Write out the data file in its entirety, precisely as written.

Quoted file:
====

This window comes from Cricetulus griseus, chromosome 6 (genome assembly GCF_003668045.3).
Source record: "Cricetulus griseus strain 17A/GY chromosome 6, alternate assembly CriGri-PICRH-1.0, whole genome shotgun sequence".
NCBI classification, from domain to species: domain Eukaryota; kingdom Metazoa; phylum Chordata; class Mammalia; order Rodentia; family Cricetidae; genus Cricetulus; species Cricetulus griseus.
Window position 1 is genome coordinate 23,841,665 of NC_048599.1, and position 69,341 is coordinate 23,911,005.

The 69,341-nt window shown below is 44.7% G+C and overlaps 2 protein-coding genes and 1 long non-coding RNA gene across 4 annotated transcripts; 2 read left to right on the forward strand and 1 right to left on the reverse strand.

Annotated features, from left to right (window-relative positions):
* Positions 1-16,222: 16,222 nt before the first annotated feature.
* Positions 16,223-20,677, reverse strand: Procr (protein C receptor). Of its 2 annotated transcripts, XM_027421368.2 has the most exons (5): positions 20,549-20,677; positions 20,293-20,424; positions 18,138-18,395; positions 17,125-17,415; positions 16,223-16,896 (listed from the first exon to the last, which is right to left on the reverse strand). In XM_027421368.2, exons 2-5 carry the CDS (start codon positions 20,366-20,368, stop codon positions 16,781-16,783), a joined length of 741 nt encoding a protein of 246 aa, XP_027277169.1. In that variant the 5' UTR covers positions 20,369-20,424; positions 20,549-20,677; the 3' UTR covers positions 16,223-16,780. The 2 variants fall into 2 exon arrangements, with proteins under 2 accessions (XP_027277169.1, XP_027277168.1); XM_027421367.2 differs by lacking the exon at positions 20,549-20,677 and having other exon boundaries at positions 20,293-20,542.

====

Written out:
This window comes from Cricetulus griseus, chromosome 6 (genome assembly GCF_003668045.3).
Source record: "Cricetulus griseus strain 17A/GY chromosome 6, alternate assembly CriGri-PICRH-1.0, whole genome shotgun sequence".
NCBI classification, from domain to species: domain Eukaryota; kingdom Metazoa; phylum Chordata; class Mammalia; order Rodentia; family Cricetidae; genus Cricetulus; species Cricetulus griseus.
Window position 1 is genome coordinate 23,841,665 of NC_048599.1, and position 69,341 is coordinate 23,911,005.

The 69,341-nt window shown below is 44.7% G+C and overlaps 2 protein-coding genes and 1 long non-coding RNA gene across 4 annotated transcripts; 2 read left to right on the forward strand and 1 right to left on the reverse strand.

Annotated features, from left to right (window-relative positions):
* Positions 1-16,222: 16,222 nt before the first annotated feature.
* Positions 16,223-20,677, reverse strand: Procr (protein C receptor). Of its 2 annotated transcripts, XM_027421368.2 has the most exons (5): positions 20,549-20,677; positions 20,293-20,424; positions 18,138-18,395; positions 17,125-17,415; positions 16,223-16,896 (listed from the first exon to the last, which is right to left on the reverse strand). In XM_027421368.2, exons 2-5 carry the CDS (start codon positions 20,366-20,368, stop codon positions 16,781-16,783), a joined length of 741 nt encoding a protein of 246 aa, XP_027277169.1. In that variant the 5' UTR covers positions 20,369-20,424; positions 20,549-20,677; the 3' UTR covers positions 16,223-16,780. The 2 variants fall into 2 exon arrangements, with proteins under 2 accessions (XP_027277169.1, XP_027277168.1); XM_027421367.2 differs by lacking the exon at positions 20,549-20,677 and having other exon boundaries at positions 20,293-20,542.